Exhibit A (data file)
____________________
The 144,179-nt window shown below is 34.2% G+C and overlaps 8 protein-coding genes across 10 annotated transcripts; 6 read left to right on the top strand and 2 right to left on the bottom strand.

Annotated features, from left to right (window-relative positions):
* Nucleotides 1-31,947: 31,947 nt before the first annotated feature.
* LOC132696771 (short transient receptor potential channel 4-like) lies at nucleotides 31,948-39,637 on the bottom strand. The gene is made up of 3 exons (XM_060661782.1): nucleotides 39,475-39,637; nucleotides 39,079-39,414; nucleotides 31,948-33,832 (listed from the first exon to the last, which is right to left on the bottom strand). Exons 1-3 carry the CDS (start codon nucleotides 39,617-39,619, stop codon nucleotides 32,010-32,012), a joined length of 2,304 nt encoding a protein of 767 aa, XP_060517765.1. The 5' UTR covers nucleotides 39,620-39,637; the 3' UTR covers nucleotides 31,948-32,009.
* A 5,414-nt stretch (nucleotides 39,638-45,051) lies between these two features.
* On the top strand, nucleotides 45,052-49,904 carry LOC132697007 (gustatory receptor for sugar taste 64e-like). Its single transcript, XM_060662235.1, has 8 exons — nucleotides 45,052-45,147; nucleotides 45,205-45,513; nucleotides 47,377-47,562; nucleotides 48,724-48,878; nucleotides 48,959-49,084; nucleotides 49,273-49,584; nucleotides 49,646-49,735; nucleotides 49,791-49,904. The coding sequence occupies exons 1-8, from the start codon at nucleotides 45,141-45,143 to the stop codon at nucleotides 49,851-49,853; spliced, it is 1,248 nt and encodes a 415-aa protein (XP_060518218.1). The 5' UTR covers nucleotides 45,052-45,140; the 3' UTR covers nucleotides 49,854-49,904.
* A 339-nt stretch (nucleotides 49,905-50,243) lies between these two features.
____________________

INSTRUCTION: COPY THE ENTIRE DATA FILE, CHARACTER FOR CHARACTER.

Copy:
The 144,179-nt window shown below is 34.2% G+C and overlaps 8 protein-coding genes across 10 annotated transcripts; 6 read left to right on the top strand and 2 right to left on the bottom strand.

Annotated features, from left to right (window-relative positions):
* Nucleotides 1-31,947: 31,947 nt before the first annotated feature.
* LOC132696771 (short transient receptor potential channel 4-like) lies at nucleotides 31,948-39,637 on the bottom strand. The gene is made up of 3 exons (XM_060661782.1): nucleotides 39,475-39,637; nucleotides 39,079-39,414; nucleotides 31,948-33,832 (listed from the first exon to the last, which is right to left on the bottom strand). Exons 1-3 carry the CDS (start codon nucleotides 39,617-39,619, stop codon nucleotides 32,010-32,012), a joined length of 2,304 nt encoding a protein of 767 aa, XP_060517765.1. The 5' UTR covers nucleotides 39,620-39,637; the 3' UTR covers nucleotides 31,948-32,009.
* A 5,414-nt stretch (nucleotides 39,638-45,051) lies between these two features.
* On the top strand, nucleotides 45,052-49,904 carry LOC132697007 (gustatory receptor for sugar taste 64e-like). Its single transcript, XM_060662235.1, has 8 exons — nucleotides 45,052-45,147; nucleotides 45,205-45,513; nucleotides 47,377-47,562; nucleotides 48,724-48,878; nucleotides 48,959-49,084; nucleotides 49,273-49,584; nucleotides 49,646-49,735; nucleotides 49,791-49,904. The coding sequence occupies exons 1-8, from the start codon at nucleotides 45,141-45,143 to the stop codon at nucleotides 49,851-49,853; spliced, it is 1,248 nt and encodes a 415-aa protein (XP_060518218.1). The 5' UTR covers nucleotides 45,052-45,140; the 3' UTR covers nucleotides 49,854-49,904.
* A 339-nt stretch (nucleotides 49,905-50,243) lies between these two features.